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Circulation. 2001 Jan 23;103(3):401-6.

Intravenous immunoglobulin in acute rheumatic fever: a randomized controlled trial.

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Starship Children's Hospital, Auckland, New Zealand.



Acute rheumatic fever (ARF) remains the leading cause of acquired heart disease in children worldwide. No therapeutic agent has been shown to alter the clinical outcome of the acute illness. Immunological mechanisms appear to be involved in the pathogenesis of ARF. Intravenous immunoglobulin (IVIG), a proven immunomodulator, may benefit cardiac conditions of an autoimmune nature. We investigated whether IVIG modified the natural history of ARF by reducing the extent and severity of carditis.


This prospective, double-blind, randomized, placebo-controlled trial evaluated IVIG in patients with a first episode of rheumatic fever, stratifying patients by the presence and severity of carditis before randomization. Patients were randomly allocated to receive 1 g/kg IVIG on days 1 and 2 and 0.4 g/kg on days 14 and 28, or they received a placebo infusion. Clinical, laboratory, and echocardiographic evaluation was performed at 0, 2, 4, 6, 26, and 52 weeks. Fifty-nine patients were treated, of whom 39 had carditis (including 4 subclinical) and/or migratory polyarthritis (n=39). There was no difference between groups in the rate of normalization of the erythrocyte sedimentation rate or acute-phase proteins at the 6-week follow-up. On echocardiography, 59% in the IVIG group and 69% in the placebo group had carditis at baseline. There was no significant difference in the cardiac outcome, including the proportion of valves involved, or in the severity of valvar regurgitation at 1 year. At 1 year, 41% of the IVIG and 50% of the placebo group had carditis.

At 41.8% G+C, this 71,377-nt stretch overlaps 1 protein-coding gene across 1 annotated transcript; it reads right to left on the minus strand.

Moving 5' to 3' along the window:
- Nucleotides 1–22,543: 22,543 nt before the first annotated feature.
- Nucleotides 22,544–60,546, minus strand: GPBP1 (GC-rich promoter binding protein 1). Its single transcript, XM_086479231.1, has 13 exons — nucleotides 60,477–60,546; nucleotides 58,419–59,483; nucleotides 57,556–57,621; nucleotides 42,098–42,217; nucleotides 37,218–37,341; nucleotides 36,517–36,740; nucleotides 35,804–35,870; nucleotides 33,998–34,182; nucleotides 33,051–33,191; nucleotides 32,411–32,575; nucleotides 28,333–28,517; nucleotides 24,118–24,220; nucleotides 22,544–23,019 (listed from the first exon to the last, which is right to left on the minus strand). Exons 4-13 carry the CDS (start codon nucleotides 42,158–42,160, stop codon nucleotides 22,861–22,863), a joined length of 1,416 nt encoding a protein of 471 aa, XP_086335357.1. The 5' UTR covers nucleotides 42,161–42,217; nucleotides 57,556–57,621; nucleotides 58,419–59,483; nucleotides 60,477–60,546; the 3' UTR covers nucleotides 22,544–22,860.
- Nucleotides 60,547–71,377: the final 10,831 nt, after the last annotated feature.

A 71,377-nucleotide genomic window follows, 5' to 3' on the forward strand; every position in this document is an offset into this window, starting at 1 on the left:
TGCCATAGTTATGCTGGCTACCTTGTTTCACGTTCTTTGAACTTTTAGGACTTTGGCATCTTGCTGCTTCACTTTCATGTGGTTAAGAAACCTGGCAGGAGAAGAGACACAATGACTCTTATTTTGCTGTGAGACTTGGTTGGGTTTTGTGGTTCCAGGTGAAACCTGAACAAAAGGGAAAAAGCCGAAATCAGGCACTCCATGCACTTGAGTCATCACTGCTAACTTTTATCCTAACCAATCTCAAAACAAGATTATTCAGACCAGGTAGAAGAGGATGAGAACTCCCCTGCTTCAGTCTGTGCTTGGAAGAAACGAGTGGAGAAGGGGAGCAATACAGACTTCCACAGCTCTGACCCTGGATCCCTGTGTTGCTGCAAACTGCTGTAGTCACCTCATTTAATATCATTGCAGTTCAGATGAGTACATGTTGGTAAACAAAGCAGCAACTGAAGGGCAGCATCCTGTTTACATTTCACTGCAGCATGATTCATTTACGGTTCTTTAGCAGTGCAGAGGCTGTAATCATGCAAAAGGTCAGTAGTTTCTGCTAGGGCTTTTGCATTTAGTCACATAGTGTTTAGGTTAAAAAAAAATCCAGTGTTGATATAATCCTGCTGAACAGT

IVIG did not alter the natural history of ARF, with no detectable difference in the clinical, laboratory, or echocardiographic parameters of the disease process during the subsequent 12 months.

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